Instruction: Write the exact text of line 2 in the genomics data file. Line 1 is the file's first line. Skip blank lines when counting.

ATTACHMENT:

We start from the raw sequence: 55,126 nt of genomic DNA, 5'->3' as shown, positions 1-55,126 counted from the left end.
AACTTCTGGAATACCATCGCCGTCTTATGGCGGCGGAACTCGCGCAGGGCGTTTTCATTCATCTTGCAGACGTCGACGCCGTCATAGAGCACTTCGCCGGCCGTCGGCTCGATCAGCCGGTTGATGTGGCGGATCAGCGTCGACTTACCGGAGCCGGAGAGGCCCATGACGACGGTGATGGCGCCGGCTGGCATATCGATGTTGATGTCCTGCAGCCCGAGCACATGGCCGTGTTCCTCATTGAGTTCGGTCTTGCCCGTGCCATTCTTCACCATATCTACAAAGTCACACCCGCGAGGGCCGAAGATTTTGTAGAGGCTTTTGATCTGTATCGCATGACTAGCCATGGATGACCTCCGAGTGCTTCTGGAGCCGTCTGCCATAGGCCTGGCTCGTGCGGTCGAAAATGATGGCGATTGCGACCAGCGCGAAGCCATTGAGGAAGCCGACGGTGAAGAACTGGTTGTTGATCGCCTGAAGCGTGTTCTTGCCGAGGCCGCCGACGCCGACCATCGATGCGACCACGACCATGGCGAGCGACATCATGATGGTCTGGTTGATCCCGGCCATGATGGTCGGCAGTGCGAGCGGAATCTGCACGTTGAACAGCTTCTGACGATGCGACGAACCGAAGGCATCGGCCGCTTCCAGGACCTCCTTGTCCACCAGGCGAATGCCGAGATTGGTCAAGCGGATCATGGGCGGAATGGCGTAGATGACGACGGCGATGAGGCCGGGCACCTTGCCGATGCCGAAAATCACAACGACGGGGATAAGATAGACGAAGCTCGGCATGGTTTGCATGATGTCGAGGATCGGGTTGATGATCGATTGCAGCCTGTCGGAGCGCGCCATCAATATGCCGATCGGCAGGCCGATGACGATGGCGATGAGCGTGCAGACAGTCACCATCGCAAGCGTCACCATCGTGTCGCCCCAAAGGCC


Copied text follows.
AACTTCTGGAATACCATCGCCGTCTTATGGCGGCGGAACTCGCGCAGGGCGTTTTCATTCATCTTGCAGACGTCGACGCCGTCATAGAGCACTTCGCCGGCCGTCGGCTCGATCAGCCGGTTGATGTGGCGGATCAGCGTCGACTTACCGGAGCCGGAGAGGCCCATGACGACGGTGATGGCGCCGGCTGGCATATCGATGTTGATGTCCTGCAGCCCGAGCACATGGCCGTGTTCCTCATTGAGTTCGGTCTTGCCCGTGCCATTCTTCACCATATCTACAAAGTCACACCCGCGAGGGCCGAAGATTTTGTAGAGGCTTTTGATCTGTATCGCATGACTAGCCATGGATGACCTCCGAGTGCTTCTGGAGCCGTCTGCCATAGGCCTGGCTCGTGCGGTCGAAAATGATGGCGATTGCGACCAGCGCGAAGCCATTGAGGAAGCCGACGGTGAAGAACTGGTTGTTGATCGCCTGAAGCGTGTTCTTGCCGAGGCCGCCGACGCCGACCATCGATGCGACCACGACCATGGCGAGCGACATCATGATGGTCTGGTTGATCCCGGCCATGATGGTCGGCAGTGCGAGCGGAATCTGCACGTTGAACAGCTTCTGACGATGCGACGAACCGAAGGCATCGGCCGCTTCCAGGACCTCCTTGTCCACCAGGCGAATGCCGAGATTGGTCAAGCGGATCATGGGCGGAATGGCGTAGATGACGACGGCGATGAGGCCGGGCACCTTGCCGATGCCGAAAATCACAACGACGGGGATAAGATAGACGAAGCTCGGCATGGTTTGCATGATGTCGAGGATCGGGTTGATGATCGATTGCAGCCTGTCGGAGCGCGCCATCAATATGCCGATCGGCAGGCCGATGACGATGGCGATGAGCGTGCAGACAGTCACCATCGCAAGCGTCACCATCGTGTCGCCCCAAAGGCC